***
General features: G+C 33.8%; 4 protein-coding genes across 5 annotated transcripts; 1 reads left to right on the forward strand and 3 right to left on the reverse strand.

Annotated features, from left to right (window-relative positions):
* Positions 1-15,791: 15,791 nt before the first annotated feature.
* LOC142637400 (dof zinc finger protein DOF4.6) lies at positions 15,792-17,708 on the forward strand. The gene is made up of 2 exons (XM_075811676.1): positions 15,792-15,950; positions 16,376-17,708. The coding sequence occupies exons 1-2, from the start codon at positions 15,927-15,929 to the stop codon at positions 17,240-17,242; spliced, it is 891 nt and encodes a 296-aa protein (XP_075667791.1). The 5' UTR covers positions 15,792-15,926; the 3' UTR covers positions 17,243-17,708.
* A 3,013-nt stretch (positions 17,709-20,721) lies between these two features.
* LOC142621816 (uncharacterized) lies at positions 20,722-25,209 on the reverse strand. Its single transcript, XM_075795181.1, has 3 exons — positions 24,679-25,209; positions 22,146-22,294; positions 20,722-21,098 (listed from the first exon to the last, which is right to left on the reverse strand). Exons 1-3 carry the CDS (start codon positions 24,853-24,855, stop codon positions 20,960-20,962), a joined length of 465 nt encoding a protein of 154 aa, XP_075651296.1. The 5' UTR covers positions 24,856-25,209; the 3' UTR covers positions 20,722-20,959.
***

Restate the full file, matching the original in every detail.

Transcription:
General features: G+C 33.8%; 4 protein-coding genes across 5 annotated transcripts; 1 reads left to right on the forward strand and 3 right to left on the reverse strand.

Annotated features, from left to right (window-relative positions):
* Positions 1-15,791: 15,791 nt before the first annotated feature.
* LOC142637400 (dof zinc finger protein DOF4.6) lies at positions 15,792-17,708 on the forward strand. The gene is made up of 2 exons (XM_075811676.1): positions 15,792-15,950; positions 16,376-17,708. The coding sequence occupies exons 1-2, from the start codon at positions 15,927-15,929 to the stop codon at positions 17,240-17,242; spliced, it is 891 nt and encodes a 296-aa protein (XP_075667791.1). The 5' UTR covers positions 15,792-15,926; the 3' UTR covers positions 17,243-17,708.
* A 3,013-nt stretch (positions 17,709-20,721) lies between these two features.
* LOC142621816 (uncharacterized) lies at positions 20,722-25,209 on the reverse strand. Its single transcript, XM_075795181.1, has 3 exons — positions 24,679-25,209; positions 22,146-22,294; positions 20,722-21,098 (listed from the first exon to the last, which is right to left on the reverse strand). Exons 1-3 carry the CDS (start codon positions 24,853-24,855, stop codon positions 20,960-20,962), a joined length of 465 nt encoding a protein of 154 aa, XP_075651296.1. The 5' UTR covers positions 24,856-25,209; the 3' UTR covers positions 20,722-20,959.